General Sulla rose in popularity as an officer under Marius – he was later the victor in a bloody civil war which left him dictator of the Eternal City on behalf of the noble Patrician class. He followed this victory with proscriptions and killings of over 5000 citizens. He undertook numerous reforms, retired and died of a painful ulcer.
Sulla aka Silla
Roman general Sulla lived from 138-78BC. He started as a successful military leader within Marius’ army. He eventually gained significant command of his own, which clearly created strong tension between them which escalated during the crisis of the roman republic between the Patrician ruling class (Optimates) and the Plebeian citizens (Populares). Their rivalry degenerated into a devastating civil war which Sulla won.
He used his control over the armies to take controlling power of Rome by force, which he followed by with a series of proscriptions and killings of supporters from both camps. It is estimated that some 5000 Roman citizens were killed during this period (other sources suggest 9000). The young Julius Caesar happened to be on Sulla’s death list but was lucky to escape a deathly fate.
Sulla or silla, like Marius before him, established a new status quo with himself as dictator, including numerous laws, constitutional reform and investments which proved on the whole beneficial to the Roman state, a small example of this being the codification of the “cursus honorum” – the career path by which roman citizens could reach various positions within the Roman state. Thus, in counter balance to the deplorable and ruthless methods he employed to achieve power he also proved to have some positive virtues.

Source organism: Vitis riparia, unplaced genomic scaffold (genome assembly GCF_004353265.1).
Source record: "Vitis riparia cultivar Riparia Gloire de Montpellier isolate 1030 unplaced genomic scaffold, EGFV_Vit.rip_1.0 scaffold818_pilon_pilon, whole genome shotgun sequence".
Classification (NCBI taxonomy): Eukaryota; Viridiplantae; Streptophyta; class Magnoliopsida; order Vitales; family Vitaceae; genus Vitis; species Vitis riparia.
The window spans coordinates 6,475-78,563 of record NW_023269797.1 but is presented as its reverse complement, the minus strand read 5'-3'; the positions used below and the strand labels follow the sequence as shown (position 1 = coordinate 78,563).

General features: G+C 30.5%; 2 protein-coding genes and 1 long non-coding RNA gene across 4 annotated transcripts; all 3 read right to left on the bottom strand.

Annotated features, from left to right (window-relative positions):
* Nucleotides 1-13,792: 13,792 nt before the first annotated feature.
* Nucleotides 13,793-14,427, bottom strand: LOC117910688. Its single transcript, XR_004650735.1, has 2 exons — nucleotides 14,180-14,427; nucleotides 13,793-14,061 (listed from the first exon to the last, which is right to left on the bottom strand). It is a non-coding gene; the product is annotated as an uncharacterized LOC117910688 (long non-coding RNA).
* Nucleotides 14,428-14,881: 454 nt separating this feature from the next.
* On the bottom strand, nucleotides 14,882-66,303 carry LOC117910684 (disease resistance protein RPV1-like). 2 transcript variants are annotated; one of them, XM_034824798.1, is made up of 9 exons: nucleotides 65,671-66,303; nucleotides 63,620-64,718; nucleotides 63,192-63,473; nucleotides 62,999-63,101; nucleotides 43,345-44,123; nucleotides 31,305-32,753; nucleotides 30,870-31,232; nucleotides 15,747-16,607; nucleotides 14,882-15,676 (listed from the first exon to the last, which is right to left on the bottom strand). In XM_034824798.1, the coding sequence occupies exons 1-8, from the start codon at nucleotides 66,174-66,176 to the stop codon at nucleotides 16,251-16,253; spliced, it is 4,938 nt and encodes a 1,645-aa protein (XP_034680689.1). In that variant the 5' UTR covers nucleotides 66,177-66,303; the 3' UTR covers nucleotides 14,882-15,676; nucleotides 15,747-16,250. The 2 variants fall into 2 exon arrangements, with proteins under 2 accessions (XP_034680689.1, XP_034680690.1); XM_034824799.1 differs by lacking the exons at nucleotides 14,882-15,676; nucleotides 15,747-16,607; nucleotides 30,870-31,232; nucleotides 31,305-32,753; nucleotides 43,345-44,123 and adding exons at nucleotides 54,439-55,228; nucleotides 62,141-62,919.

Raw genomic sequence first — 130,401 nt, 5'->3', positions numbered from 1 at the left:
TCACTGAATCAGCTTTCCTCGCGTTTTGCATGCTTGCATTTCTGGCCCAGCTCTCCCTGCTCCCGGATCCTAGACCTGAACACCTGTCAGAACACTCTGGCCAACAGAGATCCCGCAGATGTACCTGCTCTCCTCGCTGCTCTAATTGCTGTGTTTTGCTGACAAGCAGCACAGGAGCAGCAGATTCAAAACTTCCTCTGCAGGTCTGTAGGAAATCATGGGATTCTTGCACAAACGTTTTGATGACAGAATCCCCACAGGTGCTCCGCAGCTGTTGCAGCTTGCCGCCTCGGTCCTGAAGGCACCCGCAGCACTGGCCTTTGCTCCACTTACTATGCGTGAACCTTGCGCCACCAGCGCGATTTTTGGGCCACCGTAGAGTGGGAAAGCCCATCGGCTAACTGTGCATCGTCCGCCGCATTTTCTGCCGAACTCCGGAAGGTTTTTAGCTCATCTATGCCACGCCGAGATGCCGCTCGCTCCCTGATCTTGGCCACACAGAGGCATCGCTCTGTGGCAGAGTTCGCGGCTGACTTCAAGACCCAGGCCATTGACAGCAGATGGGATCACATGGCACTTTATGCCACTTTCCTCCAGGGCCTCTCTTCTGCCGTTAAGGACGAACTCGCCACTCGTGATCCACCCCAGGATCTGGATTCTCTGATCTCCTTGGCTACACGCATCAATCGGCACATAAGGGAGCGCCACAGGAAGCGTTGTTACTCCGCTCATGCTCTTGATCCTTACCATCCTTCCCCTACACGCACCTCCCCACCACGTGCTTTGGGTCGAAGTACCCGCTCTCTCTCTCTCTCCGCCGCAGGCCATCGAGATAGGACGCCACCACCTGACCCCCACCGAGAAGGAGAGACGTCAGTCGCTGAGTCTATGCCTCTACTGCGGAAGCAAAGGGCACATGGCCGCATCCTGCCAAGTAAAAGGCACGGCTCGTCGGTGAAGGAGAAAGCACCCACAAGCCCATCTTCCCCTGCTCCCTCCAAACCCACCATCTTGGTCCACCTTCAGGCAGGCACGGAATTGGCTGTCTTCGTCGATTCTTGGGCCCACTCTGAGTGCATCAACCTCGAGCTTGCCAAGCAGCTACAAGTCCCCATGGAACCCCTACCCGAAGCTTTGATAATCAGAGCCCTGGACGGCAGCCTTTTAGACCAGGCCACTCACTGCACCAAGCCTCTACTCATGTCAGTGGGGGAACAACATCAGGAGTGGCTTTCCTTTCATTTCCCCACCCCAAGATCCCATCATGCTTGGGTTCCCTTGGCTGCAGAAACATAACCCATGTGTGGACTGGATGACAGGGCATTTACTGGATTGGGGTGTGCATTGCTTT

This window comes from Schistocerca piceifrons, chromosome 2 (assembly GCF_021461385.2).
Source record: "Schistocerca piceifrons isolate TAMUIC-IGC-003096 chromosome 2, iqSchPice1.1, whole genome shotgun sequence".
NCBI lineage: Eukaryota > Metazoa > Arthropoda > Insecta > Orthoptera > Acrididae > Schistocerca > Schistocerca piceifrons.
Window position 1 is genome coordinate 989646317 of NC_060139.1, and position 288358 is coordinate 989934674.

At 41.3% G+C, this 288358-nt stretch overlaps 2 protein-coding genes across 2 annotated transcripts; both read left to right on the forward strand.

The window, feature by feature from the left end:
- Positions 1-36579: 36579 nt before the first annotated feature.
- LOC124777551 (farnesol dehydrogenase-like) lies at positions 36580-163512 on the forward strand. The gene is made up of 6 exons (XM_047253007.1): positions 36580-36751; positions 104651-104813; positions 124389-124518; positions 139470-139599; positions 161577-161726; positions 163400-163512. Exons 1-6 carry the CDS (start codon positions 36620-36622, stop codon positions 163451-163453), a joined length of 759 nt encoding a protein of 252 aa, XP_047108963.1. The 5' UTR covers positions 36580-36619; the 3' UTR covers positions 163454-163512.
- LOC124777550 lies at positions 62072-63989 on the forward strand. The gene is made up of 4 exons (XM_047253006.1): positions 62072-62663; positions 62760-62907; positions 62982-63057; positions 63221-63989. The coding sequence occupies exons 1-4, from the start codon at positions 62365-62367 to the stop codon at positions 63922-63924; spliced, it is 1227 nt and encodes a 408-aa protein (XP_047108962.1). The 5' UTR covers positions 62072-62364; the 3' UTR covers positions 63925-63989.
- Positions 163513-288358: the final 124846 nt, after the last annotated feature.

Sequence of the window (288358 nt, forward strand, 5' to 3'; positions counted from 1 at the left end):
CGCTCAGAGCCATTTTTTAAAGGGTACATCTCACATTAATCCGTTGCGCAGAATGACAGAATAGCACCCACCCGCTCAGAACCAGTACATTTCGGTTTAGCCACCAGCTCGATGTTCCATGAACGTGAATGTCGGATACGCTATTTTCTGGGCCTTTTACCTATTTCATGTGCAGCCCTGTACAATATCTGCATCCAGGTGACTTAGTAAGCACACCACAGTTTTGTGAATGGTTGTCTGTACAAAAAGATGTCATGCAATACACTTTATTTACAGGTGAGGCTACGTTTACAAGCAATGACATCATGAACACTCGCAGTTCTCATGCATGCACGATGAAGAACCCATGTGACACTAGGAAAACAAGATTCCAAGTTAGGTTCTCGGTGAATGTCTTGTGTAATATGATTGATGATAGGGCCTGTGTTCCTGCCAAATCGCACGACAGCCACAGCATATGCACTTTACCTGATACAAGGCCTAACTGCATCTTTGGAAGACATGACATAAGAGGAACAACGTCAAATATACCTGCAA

General Sulla retired and died “as his flesh ate into itself”
Among General Sulla’s virtues we can include the ability to let go of power, resign and retire. He moved to his villa on the bay of Naples, near Puteoli not far from Pompeii.
He died of heavy drinking, likely liver failure or a gastric ulcer which resulted in heavy bleeding: Pliny (Bk7 of Natural History) tells us how his flesh ate into itself and caused a horrid death not dissimilar to that which he had caused to others.
Leaders and Caesars of Ancient Rome in chronological order: | ancient roman kings | tarquin | marius | sulla | julius caesar | augustus |The 12 Caesars | Emperor Tiberius | caligula | Emperor Claudius | Emperor Nero | Emperor Vespasian | Rome’s Five Good Emperors | Hadrian | Roman Emperor Trajan | Emperor Constantine | Emperor Justinian |
You might also have a look at what it was to be emperor or “imperator”. A list of Roman Emperors. A general look at famous romans such as scaevola “the left handed”.